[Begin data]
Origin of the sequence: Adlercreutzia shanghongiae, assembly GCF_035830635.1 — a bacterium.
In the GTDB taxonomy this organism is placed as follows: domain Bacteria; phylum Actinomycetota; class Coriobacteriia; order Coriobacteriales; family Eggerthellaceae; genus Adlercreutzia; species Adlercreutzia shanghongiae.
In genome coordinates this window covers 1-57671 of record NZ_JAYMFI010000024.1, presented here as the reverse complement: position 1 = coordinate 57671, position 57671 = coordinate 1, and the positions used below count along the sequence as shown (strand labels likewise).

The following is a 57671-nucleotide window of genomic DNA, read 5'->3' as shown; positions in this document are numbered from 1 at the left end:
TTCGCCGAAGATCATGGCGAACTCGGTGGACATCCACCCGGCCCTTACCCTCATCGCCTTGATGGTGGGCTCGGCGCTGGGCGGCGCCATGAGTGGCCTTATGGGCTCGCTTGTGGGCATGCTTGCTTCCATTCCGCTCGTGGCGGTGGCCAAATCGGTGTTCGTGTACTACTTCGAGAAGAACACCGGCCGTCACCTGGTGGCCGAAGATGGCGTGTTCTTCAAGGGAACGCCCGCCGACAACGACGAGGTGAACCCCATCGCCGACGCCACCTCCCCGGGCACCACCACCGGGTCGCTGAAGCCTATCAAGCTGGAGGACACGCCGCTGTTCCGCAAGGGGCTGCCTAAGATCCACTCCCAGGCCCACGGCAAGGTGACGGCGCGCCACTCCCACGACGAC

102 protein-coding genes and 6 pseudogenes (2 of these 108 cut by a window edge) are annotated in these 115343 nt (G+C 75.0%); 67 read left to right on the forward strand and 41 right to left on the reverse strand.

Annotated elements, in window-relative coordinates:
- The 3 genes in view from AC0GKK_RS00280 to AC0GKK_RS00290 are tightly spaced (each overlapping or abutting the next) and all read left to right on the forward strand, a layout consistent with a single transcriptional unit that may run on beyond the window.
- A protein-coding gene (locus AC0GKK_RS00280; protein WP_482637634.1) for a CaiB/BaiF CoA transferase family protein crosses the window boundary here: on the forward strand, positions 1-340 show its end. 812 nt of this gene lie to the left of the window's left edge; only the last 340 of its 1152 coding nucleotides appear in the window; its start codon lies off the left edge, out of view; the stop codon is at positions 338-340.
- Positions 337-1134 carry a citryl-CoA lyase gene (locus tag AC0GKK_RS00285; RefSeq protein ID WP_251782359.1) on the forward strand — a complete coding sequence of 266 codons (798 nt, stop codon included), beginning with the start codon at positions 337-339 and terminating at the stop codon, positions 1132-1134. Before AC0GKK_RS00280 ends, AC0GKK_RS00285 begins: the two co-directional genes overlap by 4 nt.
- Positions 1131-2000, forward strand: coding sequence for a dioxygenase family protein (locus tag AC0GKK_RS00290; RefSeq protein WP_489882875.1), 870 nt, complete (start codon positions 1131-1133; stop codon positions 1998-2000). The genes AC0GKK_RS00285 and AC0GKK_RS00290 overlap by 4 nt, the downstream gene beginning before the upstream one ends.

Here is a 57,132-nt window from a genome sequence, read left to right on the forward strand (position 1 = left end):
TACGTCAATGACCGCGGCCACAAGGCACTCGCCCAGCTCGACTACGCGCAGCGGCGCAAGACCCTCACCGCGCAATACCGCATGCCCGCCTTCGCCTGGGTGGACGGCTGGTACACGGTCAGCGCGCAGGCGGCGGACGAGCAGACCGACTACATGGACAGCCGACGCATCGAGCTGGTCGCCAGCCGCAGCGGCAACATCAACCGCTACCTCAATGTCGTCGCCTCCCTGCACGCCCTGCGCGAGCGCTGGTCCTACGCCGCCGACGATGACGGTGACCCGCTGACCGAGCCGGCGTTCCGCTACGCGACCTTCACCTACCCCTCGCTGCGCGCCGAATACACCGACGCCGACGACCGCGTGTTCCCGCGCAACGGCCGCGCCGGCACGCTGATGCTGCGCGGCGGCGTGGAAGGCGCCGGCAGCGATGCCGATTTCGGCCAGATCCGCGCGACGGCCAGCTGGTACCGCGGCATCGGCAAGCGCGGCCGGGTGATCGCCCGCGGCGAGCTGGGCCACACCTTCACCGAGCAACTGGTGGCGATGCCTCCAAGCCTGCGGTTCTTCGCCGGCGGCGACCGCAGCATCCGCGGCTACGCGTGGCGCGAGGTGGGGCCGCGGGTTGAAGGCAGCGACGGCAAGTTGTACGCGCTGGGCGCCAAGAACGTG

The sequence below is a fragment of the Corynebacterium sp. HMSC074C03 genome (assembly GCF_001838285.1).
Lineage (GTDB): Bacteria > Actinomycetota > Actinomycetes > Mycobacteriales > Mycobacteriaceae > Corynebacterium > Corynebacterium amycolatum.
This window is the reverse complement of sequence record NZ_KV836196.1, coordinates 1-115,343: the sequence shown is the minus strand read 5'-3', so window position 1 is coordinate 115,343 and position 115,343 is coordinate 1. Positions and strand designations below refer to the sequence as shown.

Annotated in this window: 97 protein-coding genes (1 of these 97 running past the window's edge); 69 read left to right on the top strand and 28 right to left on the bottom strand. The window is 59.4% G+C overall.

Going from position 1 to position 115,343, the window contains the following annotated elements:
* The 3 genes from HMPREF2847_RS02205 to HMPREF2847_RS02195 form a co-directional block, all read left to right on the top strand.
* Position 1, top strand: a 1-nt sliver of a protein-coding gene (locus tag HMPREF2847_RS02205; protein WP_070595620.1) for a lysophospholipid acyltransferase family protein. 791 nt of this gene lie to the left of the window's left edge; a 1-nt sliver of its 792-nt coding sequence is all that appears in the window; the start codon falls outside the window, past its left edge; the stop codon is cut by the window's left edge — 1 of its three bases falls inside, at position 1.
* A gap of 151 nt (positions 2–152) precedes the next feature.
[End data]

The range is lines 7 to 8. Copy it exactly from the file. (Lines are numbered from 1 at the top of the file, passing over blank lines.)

Annotated elements, in window-relative coordinates:
- The 3 genes in view from AC0GKK_RS00280 to AC0GKK_RS00290 are tightly spaced (each overlapping or abutting the next) and all read left to right on the forward strand, a layout consistent with a single transcriptional unit that may run on beyond the window.